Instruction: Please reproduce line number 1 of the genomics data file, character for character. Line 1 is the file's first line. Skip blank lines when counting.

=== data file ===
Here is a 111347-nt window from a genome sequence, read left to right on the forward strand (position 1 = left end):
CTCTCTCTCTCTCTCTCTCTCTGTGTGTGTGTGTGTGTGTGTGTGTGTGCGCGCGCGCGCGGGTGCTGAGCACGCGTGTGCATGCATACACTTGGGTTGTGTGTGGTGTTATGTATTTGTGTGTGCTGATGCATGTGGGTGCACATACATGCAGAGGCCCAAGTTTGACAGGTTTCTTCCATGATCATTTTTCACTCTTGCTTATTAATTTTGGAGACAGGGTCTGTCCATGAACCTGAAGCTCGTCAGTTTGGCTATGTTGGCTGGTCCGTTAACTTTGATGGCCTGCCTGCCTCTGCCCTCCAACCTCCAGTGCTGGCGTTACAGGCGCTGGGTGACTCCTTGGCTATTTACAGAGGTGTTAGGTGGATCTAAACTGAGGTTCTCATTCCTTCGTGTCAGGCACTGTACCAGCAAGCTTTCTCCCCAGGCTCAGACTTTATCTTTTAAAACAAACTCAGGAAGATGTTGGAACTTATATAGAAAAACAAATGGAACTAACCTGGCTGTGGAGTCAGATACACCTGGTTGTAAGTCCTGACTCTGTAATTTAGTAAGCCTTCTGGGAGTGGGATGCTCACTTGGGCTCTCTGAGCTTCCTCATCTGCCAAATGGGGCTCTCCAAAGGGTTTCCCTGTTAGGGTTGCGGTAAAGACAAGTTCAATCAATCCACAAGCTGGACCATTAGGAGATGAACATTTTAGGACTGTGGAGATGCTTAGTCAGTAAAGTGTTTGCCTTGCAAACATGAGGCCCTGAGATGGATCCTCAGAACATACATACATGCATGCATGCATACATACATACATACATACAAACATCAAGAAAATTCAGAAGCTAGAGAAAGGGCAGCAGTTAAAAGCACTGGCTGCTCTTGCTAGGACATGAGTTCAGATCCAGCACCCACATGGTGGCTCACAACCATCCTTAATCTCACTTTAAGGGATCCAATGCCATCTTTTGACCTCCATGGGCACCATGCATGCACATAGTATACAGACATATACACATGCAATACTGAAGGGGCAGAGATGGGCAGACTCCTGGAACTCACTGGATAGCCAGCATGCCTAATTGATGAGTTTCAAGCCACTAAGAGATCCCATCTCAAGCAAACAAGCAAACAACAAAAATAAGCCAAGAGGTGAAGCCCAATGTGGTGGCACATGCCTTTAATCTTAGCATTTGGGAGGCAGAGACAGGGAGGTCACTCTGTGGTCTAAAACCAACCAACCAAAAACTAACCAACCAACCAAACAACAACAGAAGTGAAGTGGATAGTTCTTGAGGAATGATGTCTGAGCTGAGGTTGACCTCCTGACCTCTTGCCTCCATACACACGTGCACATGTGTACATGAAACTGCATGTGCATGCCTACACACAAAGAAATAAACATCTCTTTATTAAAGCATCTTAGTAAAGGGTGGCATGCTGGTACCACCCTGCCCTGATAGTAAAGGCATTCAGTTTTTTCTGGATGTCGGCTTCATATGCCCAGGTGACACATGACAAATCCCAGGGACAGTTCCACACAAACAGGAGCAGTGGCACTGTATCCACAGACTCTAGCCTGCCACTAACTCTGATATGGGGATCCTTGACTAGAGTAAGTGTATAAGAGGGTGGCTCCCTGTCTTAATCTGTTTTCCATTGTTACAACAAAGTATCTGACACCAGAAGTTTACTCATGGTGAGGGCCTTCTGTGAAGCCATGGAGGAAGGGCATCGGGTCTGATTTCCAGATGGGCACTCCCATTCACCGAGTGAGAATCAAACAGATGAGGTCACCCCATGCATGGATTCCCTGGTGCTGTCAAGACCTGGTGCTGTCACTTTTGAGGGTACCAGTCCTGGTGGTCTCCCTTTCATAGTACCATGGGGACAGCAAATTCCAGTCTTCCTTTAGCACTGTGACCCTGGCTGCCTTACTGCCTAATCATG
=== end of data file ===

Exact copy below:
Here is a 111347-nt window from a genome sequence, read left to right on the forward strand (position 1 = left end):